I’ve been to a couple of talks by Curtis Brown agents. They seemed like passionate, committed people who know and love books. They represent a lot of talented writers, and (via Miss Daisy Frost) I find that the agency’s creative writing course has a fine teaching name in Jake Arnott – contrast this to the universities where it seems anyone with a chapbook produced in a shed somewhere can pick up a creative writing lectureship, regardless of their success or quality or whether anyone can really learn anything from them. It’s clear, from the Bookseller piece and Jonny Geller‘s response to the criticism it generated, that the agency is trying to break out of the slushpile model and has started this venture with the best of creative intentions.
So why am I sceptical? Get past the gloss and there is something that’s not quite right about someone paying money for the Curtis Brown course and then getting representation from Curtis Brown. (Carole Blake suggests that new clients could get a refund with their contract, but still.) Is it ‘vanity agenting’ as one Bookseller commenter has it? Could this be an Authonomy-style attempt to make the slushpile pay its way for once? Whatever it is, it leaves the wrong taste. Compounding this is the suspicion that in practical terms the pool of students will be restricted to people of a certain area and income bracket. I suppose the time-rich, trust-funded exhibitionists from the better part of North London have gone too long without artistic platform.
The reaction from Bookseller regulars is not great:
I find the price is an outrage! Especially as it’s only weekly sessions with one off ‘talks’! Who can afford that and not live in London?! In a recession too! With no guarantee of representation, I think this is more about them getting money quickly with no ties to taking the ‘lucky’ fifteen on! A writing school?! Whatever!
As a literary agent I am dismayed at this development. Agents should not be taking money from prospective clients up front. It goes against every principle of agenting and will just give agents a bad name. What were you thinking Jonny? Writers pay for the course and then have to give you 6 weeks exclusive option on their work? WOW! Make your money the old fashioned way – earn it!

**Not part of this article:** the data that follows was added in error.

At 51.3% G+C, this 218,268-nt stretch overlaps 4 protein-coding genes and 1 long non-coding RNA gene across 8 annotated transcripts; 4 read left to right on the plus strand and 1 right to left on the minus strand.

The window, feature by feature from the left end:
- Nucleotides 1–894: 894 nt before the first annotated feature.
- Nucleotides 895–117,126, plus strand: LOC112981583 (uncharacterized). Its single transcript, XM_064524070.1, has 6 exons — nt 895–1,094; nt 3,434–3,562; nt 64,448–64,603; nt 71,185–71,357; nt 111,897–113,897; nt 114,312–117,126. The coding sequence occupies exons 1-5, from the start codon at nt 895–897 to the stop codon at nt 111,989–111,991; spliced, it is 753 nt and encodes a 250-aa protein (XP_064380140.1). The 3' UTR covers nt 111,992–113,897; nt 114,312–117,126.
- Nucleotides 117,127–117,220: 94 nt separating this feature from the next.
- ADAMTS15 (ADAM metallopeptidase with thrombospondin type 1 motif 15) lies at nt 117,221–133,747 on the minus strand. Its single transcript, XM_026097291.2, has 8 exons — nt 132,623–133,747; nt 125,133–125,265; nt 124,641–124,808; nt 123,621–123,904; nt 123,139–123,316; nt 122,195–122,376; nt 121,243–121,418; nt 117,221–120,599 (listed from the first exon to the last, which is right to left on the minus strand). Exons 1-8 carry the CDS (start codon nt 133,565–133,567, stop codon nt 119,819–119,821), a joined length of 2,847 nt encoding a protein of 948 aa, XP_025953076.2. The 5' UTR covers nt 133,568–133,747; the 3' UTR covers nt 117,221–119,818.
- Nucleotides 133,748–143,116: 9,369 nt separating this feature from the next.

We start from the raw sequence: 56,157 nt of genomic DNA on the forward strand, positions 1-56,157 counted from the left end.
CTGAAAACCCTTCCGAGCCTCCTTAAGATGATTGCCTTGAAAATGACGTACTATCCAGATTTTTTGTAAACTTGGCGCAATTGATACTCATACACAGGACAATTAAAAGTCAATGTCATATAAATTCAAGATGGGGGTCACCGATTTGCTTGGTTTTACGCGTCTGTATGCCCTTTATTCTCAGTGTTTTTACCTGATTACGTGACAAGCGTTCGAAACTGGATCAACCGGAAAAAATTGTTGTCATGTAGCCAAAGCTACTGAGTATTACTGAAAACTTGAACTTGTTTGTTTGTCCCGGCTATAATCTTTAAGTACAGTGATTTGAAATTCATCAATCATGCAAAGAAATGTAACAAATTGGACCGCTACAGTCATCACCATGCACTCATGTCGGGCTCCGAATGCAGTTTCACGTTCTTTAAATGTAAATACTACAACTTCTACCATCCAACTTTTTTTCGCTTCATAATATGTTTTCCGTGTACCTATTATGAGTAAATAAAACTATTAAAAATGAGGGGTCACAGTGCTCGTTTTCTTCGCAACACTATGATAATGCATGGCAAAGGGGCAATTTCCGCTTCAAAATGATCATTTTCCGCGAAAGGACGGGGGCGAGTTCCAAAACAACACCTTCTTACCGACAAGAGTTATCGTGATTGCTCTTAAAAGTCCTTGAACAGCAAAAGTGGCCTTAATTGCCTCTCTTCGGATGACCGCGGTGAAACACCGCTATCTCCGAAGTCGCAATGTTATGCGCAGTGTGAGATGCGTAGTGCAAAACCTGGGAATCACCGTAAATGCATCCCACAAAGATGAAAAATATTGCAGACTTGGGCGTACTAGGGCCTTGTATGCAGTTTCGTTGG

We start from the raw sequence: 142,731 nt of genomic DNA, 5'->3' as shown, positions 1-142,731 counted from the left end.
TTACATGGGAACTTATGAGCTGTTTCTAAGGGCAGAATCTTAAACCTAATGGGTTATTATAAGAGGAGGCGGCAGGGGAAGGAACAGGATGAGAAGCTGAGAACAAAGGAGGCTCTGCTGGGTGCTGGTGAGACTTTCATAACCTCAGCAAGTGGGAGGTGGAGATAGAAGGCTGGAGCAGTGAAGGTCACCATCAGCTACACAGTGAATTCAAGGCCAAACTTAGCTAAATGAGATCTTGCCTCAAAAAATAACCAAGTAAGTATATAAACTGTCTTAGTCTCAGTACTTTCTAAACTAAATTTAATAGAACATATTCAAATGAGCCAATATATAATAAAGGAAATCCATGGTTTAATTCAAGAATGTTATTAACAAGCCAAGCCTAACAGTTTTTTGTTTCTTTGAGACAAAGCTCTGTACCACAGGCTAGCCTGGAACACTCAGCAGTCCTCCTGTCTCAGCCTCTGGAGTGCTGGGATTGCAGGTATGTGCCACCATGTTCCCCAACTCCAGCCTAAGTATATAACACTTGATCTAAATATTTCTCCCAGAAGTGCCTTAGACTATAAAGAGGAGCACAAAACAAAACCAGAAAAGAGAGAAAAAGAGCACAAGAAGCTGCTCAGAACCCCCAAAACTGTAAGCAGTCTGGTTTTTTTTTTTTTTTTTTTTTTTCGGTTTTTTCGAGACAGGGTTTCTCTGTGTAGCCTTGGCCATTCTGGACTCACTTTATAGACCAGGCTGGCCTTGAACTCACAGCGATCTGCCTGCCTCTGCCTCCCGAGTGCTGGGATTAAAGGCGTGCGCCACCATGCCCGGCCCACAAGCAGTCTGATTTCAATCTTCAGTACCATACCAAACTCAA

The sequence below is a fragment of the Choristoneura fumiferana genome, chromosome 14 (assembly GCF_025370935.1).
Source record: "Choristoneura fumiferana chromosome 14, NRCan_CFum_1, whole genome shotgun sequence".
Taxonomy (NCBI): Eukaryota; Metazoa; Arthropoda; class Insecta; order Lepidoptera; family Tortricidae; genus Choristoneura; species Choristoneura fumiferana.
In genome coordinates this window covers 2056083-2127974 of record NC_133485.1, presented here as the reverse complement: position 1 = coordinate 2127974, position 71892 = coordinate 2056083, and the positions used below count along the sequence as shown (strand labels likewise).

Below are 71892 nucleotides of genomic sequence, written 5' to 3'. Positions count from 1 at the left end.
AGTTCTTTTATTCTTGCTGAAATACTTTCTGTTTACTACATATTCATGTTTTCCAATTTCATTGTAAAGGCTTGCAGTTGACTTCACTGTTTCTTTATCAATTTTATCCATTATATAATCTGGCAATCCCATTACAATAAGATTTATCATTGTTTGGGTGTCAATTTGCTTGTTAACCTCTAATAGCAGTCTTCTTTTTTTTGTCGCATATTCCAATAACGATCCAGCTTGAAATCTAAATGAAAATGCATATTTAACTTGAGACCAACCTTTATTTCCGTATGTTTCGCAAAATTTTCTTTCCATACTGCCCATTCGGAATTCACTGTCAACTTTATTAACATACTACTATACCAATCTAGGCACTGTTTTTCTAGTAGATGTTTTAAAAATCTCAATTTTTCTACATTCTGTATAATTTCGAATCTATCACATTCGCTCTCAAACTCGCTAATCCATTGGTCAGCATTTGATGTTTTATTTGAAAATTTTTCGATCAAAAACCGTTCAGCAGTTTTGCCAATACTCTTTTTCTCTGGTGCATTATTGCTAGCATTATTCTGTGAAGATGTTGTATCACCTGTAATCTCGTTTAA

This is nothing like an MA in creative writing. This is an agency taking money off unpublished writers while they suss them out, then taking 15% of their future earnings. I’d advise anyone to do a credited and credible MA in creative writing but this is outrageous, cynical commercialism and exploitation. Shame on you, Curtis Brown.
Instead of vanity publishing, we now have vanity agenting! Pay a part-time member of staff’s wages for three months and they’ll give you an insider’s view to publishing. Writers would be better off doing an unpaid internship at a publishing house or literary agent’s. Or finding respectable outreach programmes and writer development scemes, such as Inscribe by Peepal Tree Press, Signposts in South Yorkshire, The Writing Squad, etc. Sorry folks, but if you think £1,600 is a shortcut to getting published, and is even worth it, then you’re sadly deluded. If agents can’t make their money selling authors and their books any more, then I’d seriously doubt the qualifications of said agents to teach anything.
Undoubtedly there are a lot of bitter, talentless twats adding their voices to the controversy and condemnation. Still, I can’t help thinking that this sort of thing is best left to the universities.